Again like a lot of the Japanese films, we have a cast of stock types – among them the intrepid seeker of truth (Joe replaces the reporter of some of the best of the series – like Godzilla vs. The Thing); the stalwart hero (Ford); the terrified woman (Elle); the scientists who know better than the military (Serizawa and Graham), and the military man (Admiral William Stenz, played by David Strathairn).
It’s good that so many terrific actors were cast for Godzilla because the characters are mostly one-note. Only having actors of such talent can squeeze any nuance out of them – and this coast does just enough of that to keep us involved until the monsters arrive.
The monsters are where Edwards really excels. The rest of the movie is very good, but it’s in the monsters, their motivations and encounters that Godzilla really steps up. Considering the incredible aliens that Edwards created on his computer for the low-budget masterpiece Monsters, we shouldn’t have expected anything less.
The MUTOs, based somewhat on the Praying Mantis, are not just terrifying, they’re genuinely creepy. The move unlike any monsters we’ve seen before and look completely at home in the world of Godzilla. Watching them nonchalantly chow down on radioactive materials is scary stuff.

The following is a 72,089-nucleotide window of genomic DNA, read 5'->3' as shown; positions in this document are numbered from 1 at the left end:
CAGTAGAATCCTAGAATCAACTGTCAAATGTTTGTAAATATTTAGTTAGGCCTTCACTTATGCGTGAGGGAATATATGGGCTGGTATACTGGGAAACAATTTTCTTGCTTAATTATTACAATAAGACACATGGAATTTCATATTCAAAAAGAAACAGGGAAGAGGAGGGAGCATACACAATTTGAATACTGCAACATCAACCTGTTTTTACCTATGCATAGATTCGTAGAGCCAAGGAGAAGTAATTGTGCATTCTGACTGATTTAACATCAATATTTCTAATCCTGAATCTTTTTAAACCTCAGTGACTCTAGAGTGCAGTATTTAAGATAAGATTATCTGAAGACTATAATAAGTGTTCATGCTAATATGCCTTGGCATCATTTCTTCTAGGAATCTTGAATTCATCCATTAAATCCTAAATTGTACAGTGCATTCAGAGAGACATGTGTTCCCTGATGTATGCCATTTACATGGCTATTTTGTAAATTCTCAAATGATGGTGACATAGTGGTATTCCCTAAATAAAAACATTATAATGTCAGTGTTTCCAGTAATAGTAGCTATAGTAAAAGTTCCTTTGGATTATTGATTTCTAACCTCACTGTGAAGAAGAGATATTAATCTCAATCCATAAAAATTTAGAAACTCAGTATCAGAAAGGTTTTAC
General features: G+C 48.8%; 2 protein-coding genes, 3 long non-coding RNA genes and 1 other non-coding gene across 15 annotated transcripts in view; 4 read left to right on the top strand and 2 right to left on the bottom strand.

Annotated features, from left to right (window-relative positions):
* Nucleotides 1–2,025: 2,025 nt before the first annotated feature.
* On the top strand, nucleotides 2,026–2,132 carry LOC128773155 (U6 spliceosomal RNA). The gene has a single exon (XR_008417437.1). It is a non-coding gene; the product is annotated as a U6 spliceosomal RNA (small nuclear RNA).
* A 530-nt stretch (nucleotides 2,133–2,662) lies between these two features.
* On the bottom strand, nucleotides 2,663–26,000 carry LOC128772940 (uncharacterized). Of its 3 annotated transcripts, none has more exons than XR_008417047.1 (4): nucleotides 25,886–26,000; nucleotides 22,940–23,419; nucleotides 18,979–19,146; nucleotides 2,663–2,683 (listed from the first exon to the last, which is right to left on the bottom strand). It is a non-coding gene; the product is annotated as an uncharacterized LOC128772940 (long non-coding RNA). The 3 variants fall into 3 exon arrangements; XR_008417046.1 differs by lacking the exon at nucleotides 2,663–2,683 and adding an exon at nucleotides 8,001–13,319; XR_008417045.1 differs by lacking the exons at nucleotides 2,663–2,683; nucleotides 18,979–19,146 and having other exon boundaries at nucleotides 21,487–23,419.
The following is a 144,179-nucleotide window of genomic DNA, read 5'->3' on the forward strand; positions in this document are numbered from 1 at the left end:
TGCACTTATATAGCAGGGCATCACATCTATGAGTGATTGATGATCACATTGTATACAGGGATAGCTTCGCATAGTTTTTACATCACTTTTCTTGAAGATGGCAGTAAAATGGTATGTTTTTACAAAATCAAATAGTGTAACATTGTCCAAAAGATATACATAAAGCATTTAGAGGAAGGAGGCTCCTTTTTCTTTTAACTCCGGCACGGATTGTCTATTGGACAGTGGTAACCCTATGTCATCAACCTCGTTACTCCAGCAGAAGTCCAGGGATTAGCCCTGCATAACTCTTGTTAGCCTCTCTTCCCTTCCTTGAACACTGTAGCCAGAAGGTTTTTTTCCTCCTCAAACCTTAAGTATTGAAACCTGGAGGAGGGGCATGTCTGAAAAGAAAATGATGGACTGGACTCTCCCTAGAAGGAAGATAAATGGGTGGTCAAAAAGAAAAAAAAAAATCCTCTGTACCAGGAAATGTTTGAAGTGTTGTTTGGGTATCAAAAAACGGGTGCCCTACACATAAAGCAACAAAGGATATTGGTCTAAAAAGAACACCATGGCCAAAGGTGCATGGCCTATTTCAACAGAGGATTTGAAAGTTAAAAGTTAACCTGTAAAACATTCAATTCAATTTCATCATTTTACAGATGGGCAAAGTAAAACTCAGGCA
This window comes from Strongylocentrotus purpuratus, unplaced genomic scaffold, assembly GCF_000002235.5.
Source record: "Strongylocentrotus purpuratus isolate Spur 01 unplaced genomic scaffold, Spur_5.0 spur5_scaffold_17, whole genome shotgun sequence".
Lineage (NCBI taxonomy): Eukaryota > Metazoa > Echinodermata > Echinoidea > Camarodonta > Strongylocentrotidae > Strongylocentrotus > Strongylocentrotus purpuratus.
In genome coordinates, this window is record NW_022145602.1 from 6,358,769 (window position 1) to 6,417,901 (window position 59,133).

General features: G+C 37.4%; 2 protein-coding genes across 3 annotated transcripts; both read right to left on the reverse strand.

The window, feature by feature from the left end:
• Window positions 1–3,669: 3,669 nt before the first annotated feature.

Then there’s the Big Guy, himself. Godzilla is three-hundred-plus feet of stomping, thrashing, destructive force. When Serizawa says ‘Let them fight,’ any rational person’s first thought is ‘How could we stop them?’ And when Godzilla is finally shown completely, he just looks right. Giant lizard; spiny back; flexible, powerful tail – in 3D (which is only really deployed fully when the monsters are onscreen, and fighting); the detail is incredible (you can see every one of Godzilla’s scales, or the disturbing almost translucent variations is the MUTOs’ skins).
As for the roar, let’s just say that it’s the familiar roar with the volume turned up to eleven. Just his roar can make things shake like there’s an earthquake. There’s another aspect of Godzilla that also works – his deadly breath. The MUTOs eventually learn the hard way that the Big Guy needs a fifty-ton mint.
The battles between Godzilla and the MUTOs are awesome (in the sense of ‘awe’). It’s amazing that anything is left of San Francisco when they’re finally done. That, of course, is the largest part of what Godzilla fans want to see – and they get to see it in bone-crunching 3D.
Godzilla may be the most expensive B-movie ever made – and it kind of revels in that – so it feels like nitpicking to note that lack of depth in the characters, or the lack of some kind of ongoing comic relief (though there’s a truly inspired dig at Roland Emmerich’s Godzilla). By going more for the tone of Gojira – dark, intense – and ignoring the humor of the best ‘60s entries in the series, Edwards misses enough to keep Godzilla from being brilliant.
Still, it may not be perfect but it IS Godzilla. That counts for something.
Final Grade: B+
Photos courtesy of Warner Brothers